City Council timeline to the very end, last weeks meeting of Council offered up an interesting request from Councillor Joy Thorkelson.
As part of the wrap up to the lengthy session of last week, Councillor Thorkelson urged her fellow councillors and Mayor Mussallem to lend their support towards a city letter to the provincial parties on the subject of the fishery.
The main thrust of her request, that Council urge the political forces of Victoria to lay claim to the fishery on the West coast, a process that most likely would require a fair amount of negotiation and constitutional change before it were ever to pass.
Her letter would ask Council to send a letter to the political parties:
"Seeking their development of a BC commercial fisheries program and accompanying policies. The program would promote the growth and development of the commercial fisheries and processing sectors in coastal communities, including serious consideration of the State of Alaska style of regional salmon aquaculture"
The councillor would seemingly like to see an Alaska style of fishery in place, with British Columbia setting policy, catchment allotments and all the things that the Federal government currently has domain over.
An interesting turn of events considering the late 1990's and a blockade of an Alaskan ferry, something that took place over anger about the way that the State of Alaska handled its fishery (and the impact that it had on the Canadian version).
Still, the councillor offered up the thought that the Pacific Coast fishery (and we imagine the interests of local residents involved with it) would best be served out of Victoria rather than Ottawa, though one wonders if the provincial government would provide any more money, or attention than that of the Feds.
You can review her presentation from the City's video archive, check in at the 2 hour 27 minute mark for the full proposal for Council's review.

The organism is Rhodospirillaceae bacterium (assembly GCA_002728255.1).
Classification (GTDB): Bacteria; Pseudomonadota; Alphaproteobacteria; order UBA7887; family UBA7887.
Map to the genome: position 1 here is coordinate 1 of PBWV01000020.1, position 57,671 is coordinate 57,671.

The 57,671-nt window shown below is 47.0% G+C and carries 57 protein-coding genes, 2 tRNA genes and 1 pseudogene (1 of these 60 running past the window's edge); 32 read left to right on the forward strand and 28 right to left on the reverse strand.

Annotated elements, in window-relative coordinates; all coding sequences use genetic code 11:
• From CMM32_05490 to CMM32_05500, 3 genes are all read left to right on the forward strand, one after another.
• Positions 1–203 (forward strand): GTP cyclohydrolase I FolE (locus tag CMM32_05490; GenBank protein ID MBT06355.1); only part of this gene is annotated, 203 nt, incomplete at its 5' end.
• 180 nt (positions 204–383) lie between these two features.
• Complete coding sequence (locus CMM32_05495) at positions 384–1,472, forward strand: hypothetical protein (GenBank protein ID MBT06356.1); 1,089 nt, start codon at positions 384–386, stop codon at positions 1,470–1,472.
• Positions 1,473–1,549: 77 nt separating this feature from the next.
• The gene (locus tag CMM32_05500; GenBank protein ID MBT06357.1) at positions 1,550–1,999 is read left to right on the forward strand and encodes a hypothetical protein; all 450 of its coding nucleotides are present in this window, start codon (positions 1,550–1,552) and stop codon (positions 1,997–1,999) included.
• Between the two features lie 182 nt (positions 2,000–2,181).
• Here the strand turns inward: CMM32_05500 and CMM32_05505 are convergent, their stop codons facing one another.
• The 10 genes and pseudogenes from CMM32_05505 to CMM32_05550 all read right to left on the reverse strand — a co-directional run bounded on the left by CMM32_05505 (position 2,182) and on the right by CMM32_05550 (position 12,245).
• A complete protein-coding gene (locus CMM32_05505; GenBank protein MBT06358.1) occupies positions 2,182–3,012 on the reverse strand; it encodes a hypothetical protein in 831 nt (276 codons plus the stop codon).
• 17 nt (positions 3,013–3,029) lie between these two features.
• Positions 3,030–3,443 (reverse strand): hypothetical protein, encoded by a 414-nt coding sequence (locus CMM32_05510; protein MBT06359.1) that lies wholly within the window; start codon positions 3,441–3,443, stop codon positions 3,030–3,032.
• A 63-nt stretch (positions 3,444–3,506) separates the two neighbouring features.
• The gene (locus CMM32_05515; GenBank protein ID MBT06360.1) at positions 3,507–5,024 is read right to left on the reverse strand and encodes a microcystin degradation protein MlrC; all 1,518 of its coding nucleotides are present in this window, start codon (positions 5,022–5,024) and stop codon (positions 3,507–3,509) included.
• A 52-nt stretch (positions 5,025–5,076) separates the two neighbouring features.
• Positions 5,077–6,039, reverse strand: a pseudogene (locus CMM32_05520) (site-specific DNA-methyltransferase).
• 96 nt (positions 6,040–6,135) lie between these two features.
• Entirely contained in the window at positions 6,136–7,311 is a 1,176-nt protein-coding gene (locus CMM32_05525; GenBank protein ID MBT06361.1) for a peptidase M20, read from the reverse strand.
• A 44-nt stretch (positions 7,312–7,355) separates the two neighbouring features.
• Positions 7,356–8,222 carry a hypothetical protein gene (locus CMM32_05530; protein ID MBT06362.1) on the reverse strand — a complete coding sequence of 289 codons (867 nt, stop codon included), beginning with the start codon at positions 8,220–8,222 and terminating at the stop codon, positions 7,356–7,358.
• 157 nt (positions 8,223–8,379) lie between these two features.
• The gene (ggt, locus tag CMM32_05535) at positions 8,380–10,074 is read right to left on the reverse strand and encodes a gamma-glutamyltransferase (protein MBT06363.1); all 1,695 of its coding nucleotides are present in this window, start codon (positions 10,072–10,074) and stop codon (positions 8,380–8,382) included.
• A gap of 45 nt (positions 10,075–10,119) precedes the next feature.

And even before they possibly could even get the letter into the mail, it looks like someone has beaten the councillor to the punch, offering up policy for the upcoming provincial election campaign.
Provincial control of the fishery is a thought that seems to have become part of the Green Party's political focus, with a segment of their just released policy platform dedicated to a BC first fishery.
One which would redraw the current system in place with a major makeover.
Among some of the Green party's suggestions:
Negotiate a transfer of fishery jurisdiction to the provincial level. Proving for a fishery with ecosystem based principles based on maintain all stocks at stable levels in intact habitat.ing
A focus on wild salmon, working towards removing salmon feedlots from British Columbia's wild salmon migration routes.
A shift away from a Commercial fishery controlled by large companies, reforming the fish licencing system by breaking up corporate concentration to restore traditional First Nations fishing practices and promote opportunities for coastal residents and small scale fishers rather than large commercial fisheries.
We're not sure if all of the Green party recommendations fit into the vision of a provincial fishery that Councillor Thorkelson might have, but at the moment, they seem the closest to the changes that she and with their letter, City Council would seem to support.
While it's doubtful at the moment that the Greens might be on the verge of forming a government, they at least have formulated a policy and one that some on the North Coast might have some interest in.
Now if they might want to put forward a candidate to carry the message to the voters, as of today, the Greens have yet to nominate a candidate on the North Coast and for the most part seem inclined to let the NDP carry an environmental and sustainability message into the election campaign.
Whether the other parties and local candidates have an opinion on the fishery repatriation topic remains to be seen.
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